Here's why we might be social distancing in Milton Keynes until Spring 2022

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A leading scientist's latest suggestion is that some social distancing precautions will be needed during winter next year.

Paul Hunter, professor in medicine at the University of East Anglia (UEA), warned that some social distancing measures are likely to be needed throughout next winter to avoid a spike in deaths, largely among those who have not been vaccinated.

Professor Hunter explained that as the vaccine rollout continues, restrictions will gradually be able to ease and he predicted a near-normal summer this year.

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Currently, 31,580 people aged over 80 have received a first dose of the coronavirus vaccine in Milton Keynes, Luton and Bedfordshire, according to NHS England's most recent update.

A leading scientist has suggested some social distancing will be needed in Milton Keynes until the Spring of 2022A leading scientist has suggested some social distancing will be needed in Milton Keynes until the Spring of 2022
A leading scientist has suggested some social distancing will be needed in Milton Keynes until the Spring of 2022

Professor Hunter said: “The big question around when we can get back to normal is still not possible to say for certain.

“The key issue is what we do about vulnerable people who have declined a vaccine or who are unable to have the vaccine? I suspect we will have to continue with some degree of social distancing until at least spring 2022, if only to protect vulnerable individuals from severe disease who have declined immunisation.”

As more vulnerable people are vaccinated, the need for hospital beds will fall and there will be a substantial drop in the reproduction number of the virus (the R rate), which should mean restrictions will not need to be as severe as they are at the moment. He added: “The way I see it, we will see a gradual reduction in restrictions, probably starting at the end of this month, maybe early March, that will mainly be about schools reopening, followed by other sections of society.

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“As we move into spring, the better weather will also reduce R and there will be more easing as we move through spring and into summer.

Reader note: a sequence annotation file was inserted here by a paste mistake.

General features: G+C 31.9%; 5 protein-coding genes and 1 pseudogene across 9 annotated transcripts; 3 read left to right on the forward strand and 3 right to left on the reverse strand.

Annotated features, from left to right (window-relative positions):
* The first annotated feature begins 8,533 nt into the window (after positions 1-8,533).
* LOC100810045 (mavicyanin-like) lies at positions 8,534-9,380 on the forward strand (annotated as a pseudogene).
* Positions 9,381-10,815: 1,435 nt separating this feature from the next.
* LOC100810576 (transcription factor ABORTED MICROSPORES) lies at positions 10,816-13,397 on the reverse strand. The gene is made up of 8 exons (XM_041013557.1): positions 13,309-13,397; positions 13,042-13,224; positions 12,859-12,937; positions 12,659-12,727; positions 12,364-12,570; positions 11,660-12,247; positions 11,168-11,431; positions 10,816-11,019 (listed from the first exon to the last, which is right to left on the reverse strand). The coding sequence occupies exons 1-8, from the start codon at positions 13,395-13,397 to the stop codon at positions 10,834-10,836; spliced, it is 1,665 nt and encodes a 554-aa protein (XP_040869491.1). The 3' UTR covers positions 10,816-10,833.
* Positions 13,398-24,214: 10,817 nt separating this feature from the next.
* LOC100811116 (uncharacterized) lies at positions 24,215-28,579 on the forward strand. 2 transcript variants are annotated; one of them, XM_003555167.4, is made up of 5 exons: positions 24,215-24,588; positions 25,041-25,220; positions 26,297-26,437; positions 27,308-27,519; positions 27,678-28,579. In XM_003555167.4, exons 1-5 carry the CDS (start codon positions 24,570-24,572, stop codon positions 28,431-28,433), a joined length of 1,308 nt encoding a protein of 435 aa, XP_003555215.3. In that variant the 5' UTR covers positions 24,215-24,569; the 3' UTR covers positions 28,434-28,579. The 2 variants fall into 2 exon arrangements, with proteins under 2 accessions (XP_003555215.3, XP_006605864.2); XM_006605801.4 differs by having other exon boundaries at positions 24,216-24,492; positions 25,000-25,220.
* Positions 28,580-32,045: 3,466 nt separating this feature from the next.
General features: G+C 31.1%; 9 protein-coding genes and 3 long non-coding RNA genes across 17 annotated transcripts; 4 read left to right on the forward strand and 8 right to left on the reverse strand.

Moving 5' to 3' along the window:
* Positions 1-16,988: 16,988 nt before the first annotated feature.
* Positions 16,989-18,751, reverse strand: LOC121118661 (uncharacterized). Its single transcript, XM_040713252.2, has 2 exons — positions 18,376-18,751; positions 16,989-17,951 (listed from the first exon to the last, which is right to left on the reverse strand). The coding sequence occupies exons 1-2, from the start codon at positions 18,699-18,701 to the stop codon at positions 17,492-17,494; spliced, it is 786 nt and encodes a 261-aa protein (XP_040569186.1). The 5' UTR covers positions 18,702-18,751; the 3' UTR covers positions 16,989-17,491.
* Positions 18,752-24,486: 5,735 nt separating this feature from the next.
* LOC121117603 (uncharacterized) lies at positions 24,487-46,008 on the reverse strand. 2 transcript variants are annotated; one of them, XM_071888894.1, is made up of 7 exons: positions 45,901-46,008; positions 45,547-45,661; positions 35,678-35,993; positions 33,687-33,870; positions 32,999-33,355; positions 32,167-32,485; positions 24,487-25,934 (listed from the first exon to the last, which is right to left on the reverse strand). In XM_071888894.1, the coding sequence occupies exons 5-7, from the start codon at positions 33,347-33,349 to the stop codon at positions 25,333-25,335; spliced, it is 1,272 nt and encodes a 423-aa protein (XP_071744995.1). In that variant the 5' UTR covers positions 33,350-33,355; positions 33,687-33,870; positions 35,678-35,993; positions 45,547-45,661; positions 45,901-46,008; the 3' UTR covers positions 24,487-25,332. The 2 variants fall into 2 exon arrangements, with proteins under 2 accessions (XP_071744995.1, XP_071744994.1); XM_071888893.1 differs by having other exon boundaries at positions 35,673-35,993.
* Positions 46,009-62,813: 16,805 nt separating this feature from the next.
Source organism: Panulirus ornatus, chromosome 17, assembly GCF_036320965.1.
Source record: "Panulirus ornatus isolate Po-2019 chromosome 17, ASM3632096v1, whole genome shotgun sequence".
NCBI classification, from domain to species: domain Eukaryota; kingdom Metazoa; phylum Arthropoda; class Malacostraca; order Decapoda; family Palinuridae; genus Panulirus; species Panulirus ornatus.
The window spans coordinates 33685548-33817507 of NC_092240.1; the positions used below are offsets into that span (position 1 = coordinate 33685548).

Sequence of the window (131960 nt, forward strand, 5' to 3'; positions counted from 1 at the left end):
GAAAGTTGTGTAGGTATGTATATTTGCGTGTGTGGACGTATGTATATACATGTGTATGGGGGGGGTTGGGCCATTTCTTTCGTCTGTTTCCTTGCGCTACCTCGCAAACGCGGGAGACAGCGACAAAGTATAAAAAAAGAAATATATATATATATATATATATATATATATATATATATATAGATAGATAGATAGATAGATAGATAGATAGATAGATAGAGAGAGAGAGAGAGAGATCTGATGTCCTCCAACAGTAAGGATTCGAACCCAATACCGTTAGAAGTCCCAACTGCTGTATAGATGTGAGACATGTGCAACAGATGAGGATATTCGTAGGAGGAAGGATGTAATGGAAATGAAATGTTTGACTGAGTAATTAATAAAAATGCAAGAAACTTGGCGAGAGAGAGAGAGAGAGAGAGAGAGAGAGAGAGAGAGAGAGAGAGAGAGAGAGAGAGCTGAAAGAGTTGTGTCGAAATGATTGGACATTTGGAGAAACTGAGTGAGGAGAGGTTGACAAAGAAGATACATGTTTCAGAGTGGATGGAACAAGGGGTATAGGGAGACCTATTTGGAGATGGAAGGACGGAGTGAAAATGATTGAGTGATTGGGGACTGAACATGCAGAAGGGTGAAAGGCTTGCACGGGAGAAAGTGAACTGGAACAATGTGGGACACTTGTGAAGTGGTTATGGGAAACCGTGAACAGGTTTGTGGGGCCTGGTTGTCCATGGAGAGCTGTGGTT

“But I think we may see another surge in cases next autumn and probably some tightening of the rules again, but I really doubt it will be as tough as this winter.”

Professor Hunter explained that most of the people who may be in hospital with coronavirus next winter will be those who have not had the jab, and as vaccines do not provide 100 per cent protection, it is likely there will be some cases and deaths among the vaccinated.

While vaccines do prevent some onward transmission of the virus they will not stop all cases, although the pool of unprotected people will reduce as more people get the vaccine.

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As such, the risk of infection will be small enough that in time, restrictions will no longer be needed.

Professor Hunter said he would be surprised if there are more than half of the deaths next winter as seen in the current wave, and he expects schools will have a full academic year next year with minimal interruptions, although local outbreaks could still occur.

Milton Keynes saw such a spike at the start of 2021 when a 'major incident' was declared in the city.

He explained: “You’re going to start seeing localised flare-ups in areas where vaccination coverage hasn’t been as good as you would have liked.

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“So I think what will happen is we will put a lot more effort into identifying clusters early. When we identify clusters, we will have another go at persuading people to be vaccinated in those areas, and possibly imposing some form of local restriction in those areas, whilst that localised outbreak is controlled.”

“But more generally, I suspect during the winter, it will be a continuation of wearing face coverings. And it would not surprise me if there is an ‘If you’ve not been vaccinated, stay at home’ message. It’s plausible that some larger, crowded venues may also be forced to close next winter for a couple of months.”